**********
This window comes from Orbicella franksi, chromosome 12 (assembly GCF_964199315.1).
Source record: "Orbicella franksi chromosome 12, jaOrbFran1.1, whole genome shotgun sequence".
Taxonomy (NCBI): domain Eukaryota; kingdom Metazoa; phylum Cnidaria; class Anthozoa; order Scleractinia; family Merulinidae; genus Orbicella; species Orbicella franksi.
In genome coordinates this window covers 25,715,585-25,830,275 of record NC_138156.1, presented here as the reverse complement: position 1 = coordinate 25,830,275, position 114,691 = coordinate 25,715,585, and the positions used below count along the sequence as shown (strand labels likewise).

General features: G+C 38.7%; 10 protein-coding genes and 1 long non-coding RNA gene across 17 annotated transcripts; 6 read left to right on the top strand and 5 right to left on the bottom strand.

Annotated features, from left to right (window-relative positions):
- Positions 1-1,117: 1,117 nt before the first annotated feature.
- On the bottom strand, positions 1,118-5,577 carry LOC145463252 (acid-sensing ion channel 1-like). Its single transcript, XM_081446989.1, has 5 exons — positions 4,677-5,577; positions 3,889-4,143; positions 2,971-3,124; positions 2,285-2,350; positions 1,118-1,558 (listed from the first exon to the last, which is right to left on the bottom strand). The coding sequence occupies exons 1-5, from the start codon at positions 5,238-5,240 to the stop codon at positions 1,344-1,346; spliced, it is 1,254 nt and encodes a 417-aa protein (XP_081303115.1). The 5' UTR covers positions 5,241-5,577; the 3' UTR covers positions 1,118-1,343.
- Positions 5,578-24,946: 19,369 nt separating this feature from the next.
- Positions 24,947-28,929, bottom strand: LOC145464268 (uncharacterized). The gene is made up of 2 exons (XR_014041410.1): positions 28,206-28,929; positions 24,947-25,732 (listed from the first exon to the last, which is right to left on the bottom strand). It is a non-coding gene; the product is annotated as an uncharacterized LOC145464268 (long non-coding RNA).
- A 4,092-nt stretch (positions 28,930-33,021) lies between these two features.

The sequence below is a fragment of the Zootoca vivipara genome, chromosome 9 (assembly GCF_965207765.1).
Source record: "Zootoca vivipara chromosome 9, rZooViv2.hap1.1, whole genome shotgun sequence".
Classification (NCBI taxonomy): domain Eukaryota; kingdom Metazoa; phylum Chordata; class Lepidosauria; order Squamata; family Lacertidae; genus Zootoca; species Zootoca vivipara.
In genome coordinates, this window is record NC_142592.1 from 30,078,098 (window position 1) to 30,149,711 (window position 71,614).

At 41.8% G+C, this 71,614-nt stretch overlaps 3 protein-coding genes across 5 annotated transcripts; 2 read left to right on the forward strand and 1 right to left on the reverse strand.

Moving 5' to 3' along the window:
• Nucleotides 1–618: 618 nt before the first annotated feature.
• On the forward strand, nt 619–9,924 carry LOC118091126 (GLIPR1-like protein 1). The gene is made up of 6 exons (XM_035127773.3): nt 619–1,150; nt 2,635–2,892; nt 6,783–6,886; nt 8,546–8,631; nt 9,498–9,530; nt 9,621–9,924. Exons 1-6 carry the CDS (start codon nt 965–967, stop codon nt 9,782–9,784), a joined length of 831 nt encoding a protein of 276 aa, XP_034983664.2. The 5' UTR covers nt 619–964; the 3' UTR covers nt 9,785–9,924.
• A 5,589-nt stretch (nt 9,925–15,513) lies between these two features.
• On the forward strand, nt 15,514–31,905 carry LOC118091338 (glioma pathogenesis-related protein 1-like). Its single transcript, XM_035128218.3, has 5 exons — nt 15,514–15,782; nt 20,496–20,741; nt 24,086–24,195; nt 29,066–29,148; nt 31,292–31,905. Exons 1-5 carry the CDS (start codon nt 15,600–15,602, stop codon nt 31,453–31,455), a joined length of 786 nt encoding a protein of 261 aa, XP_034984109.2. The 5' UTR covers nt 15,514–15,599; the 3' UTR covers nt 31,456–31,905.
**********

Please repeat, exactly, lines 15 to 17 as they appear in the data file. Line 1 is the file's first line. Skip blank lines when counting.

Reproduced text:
In genome coordinates, this window is record NC_142592.1 from 30,078,098 (window position 1) to 30,149,711 (window position 71,614).

At 41.8% G+C, this 71,614-nt stretch overlaps 3 protein-coding genes across 5 annotated transcripts; 2 read left to right on the forward strand and 1 right to left on the reverse strand.

Moving 5' to 3' along the window: